Saturday, May 24, 2014
Georgene Vairo (Loyola LA) has posted to SSRN Lessons Learned by the Reporter: Is Disaggregation the Answer to the Asbestos Mess?. The abstract provides:
Described as an “elephantine mass” that “defies customary judicial administration,” asbestos litigation remains the longest-running mass tort in U.S. history. Ultimately, the efforts made to resolve the ever-expanding asbestos litigation failed. In 1997, in Amchem Products, Inc. v. Windsor, the United States Supreme Court struck down the use of a class action settlement to achieve a global resolution of all asbestos claims — those pending at the time and those of future claimants. In the wake of Amchem, dozens of asbestos defendants sought bankruptcy protection while plaintiffs continued to file claims in state and federal courts. Between 1988 and 2010, a United States Government Accountability Office (GAO) analysis of the approximately 100 bankruptcy trusts’ payment data showed that the asbestos trusts had paid about $17.5 billion to 3.3 million claimants.
Since then, much has happened but basic problems remain. The patchwork system of plaintiffs claiming in federal and state courts, as well as the separate administrative claiming before bankruptcy trusts, raises complicated issues about how injured persons can be properly compensated while assuring that defendants are not assessed damages that are not warranted, and how to protect the trusts from fraud and preserve trust funds for future meritorious claimants.
The American Bar Association Torts and Insurance Section appointed a Task Force to look into issues currently confronting asbestos stakeholders. I was appointed its Reporter. This Article focuses on how the Task Force went about its work and developed a record. It then presents some thoughts on how my service brought together my long-standing academic interest in how mass torts ought to be resolved and the realities of the current asbestos litigation. What I have learned thus far has led me to question my once zealous advocacy of aggregated mass tort claims resolution.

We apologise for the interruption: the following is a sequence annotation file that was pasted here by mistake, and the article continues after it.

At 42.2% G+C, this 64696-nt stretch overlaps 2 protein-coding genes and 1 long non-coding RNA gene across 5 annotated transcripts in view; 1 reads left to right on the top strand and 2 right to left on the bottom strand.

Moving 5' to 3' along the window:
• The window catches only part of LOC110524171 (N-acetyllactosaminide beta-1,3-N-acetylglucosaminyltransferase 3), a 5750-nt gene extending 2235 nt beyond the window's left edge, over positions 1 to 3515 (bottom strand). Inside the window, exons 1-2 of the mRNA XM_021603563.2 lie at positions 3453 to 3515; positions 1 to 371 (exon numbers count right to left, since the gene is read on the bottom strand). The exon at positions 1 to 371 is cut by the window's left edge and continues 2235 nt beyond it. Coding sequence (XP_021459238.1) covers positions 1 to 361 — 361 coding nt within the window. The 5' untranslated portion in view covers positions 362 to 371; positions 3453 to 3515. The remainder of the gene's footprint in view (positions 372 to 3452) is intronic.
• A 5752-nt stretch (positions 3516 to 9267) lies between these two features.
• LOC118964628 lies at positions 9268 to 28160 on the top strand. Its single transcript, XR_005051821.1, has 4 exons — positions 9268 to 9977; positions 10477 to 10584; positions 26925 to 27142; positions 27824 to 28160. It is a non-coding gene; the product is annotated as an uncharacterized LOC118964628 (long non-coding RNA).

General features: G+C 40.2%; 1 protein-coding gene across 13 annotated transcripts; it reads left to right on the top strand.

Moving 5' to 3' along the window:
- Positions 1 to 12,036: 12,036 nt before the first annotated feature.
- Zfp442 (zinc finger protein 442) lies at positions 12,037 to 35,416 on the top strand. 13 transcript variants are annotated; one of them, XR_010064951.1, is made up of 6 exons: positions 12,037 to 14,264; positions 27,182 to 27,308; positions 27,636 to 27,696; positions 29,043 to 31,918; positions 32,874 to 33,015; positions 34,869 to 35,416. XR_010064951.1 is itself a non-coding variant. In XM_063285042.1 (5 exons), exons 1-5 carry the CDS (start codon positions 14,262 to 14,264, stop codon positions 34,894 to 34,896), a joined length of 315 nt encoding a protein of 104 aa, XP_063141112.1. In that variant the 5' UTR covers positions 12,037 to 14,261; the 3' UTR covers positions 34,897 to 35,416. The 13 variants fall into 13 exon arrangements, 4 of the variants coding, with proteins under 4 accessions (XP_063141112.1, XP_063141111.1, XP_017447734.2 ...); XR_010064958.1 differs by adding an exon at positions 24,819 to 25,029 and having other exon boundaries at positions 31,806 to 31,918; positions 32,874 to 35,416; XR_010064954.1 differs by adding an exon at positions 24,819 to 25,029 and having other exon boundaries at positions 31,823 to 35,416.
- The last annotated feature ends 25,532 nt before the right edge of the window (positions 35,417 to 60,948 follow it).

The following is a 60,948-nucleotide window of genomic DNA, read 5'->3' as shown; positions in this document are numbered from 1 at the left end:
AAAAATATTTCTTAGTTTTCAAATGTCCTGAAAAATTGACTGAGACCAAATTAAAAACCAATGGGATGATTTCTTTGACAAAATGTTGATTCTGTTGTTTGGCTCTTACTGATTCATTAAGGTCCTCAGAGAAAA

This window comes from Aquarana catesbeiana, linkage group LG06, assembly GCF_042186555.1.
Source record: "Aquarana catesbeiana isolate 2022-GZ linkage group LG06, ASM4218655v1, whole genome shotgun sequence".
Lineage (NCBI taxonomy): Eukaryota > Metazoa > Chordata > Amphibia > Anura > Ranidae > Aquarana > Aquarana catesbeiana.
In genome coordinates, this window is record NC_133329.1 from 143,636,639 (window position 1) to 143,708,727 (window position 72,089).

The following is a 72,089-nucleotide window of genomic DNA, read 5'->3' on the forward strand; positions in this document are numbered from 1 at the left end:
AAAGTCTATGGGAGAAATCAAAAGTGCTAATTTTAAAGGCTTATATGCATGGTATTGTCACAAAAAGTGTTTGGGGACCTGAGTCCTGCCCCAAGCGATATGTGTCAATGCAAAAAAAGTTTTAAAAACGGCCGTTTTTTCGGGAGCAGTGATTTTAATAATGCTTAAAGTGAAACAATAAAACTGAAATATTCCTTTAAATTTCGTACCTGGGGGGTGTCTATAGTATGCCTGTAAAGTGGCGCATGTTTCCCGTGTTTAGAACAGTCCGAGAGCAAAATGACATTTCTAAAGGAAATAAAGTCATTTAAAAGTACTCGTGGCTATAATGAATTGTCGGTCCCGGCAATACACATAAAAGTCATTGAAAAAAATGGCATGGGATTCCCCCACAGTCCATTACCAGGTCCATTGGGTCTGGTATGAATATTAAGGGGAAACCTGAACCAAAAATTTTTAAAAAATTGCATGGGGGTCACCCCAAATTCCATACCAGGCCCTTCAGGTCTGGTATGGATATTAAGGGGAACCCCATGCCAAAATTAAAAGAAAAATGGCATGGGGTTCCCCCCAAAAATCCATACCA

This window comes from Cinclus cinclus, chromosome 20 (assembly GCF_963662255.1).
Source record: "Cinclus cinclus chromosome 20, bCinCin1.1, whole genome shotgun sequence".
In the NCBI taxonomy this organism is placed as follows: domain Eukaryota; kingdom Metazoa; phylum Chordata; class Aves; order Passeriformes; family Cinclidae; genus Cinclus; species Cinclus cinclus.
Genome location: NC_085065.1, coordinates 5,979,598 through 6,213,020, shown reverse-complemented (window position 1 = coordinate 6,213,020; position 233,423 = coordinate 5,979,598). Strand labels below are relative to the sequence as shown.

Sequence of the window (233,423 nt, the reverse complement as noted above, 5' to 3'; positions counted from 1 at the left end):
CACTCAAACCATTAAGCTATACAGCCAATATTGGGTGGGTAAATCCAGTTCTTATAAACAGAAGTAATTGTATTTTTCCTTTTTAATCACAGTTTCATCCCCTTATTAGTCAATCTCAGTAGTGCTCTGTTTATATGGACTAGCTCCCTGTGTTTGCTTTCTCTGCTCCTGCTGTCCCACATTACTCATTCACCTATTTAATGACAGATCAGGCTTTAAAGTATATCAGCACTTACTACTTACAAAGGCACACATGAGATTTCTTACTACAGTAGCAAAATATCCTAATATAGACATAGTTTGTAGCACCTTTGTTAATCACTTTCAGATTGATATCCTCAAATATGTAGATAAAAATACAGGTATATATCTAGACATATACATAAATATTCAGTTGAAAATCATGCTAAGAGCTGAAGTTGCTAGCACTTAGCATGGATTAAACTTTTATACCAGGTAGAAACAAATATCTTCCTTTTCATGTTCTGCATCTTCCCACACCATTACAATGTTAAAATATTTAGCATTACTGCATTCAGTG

When I served as Chairperson of the Dalkon Shield Claimant’s Trust, I wrote articles that focused on how the Trust resolved hundreds of thousands of claims. It is fair to say that I was a fan of aggregate resolution of mass torts. In my view, the use of multidistrict litigation, class actions, other aggregation tools, and even Chapter 11 reorganization provided fair and efficient vehicles for the resolution of mass torts. Indeed, the Dalkon Shield Board of Trustees expressly adopted motivating principles as they began to put meat on the bones of the CRF. First, and foremost, among these principles, was to “[t]reat all claimants fairly and equally, always focusing on the best interests of claimants collectively instead of on the interests of a particular claimant or group of claimants.” Another principle harkened back to the first: “Prefer settlement and prompt payment of claims over arbitration and litigation.” Rereading these principles in light of the compelling testimony of two of the Task Force witnesses challenged my weltanschauung about mass tort dispute resolution. Judge Robreno’s and Judge Davidson’s testimony about disaggregating cases into their core components, “letting lawyers be lawyers,” and getting cases ready for trial instead of obsessing about global or individual settlements is what led to the successful resolution of the cases before them.
Moreover, Judge Robreno’s testimony suggests that attempts at aggregated resolution of the “elephantine mass” were all failures, except for the MDL itself, which has largely wrapped up its work. Rather, as Judges Robreno and Davidson testified, the disaggregation of asbestos claims allowed asbestos cases to be prepared for trial (or settlement discussions) more expeditiously. Now, dying plaintiffs can get a shot at a prompt trial date rather than having to wait out a global settlement. Perhaps tending to the needs of particular plaintiffs is the best way to protect the interests of the whole in mass tort litigation after all.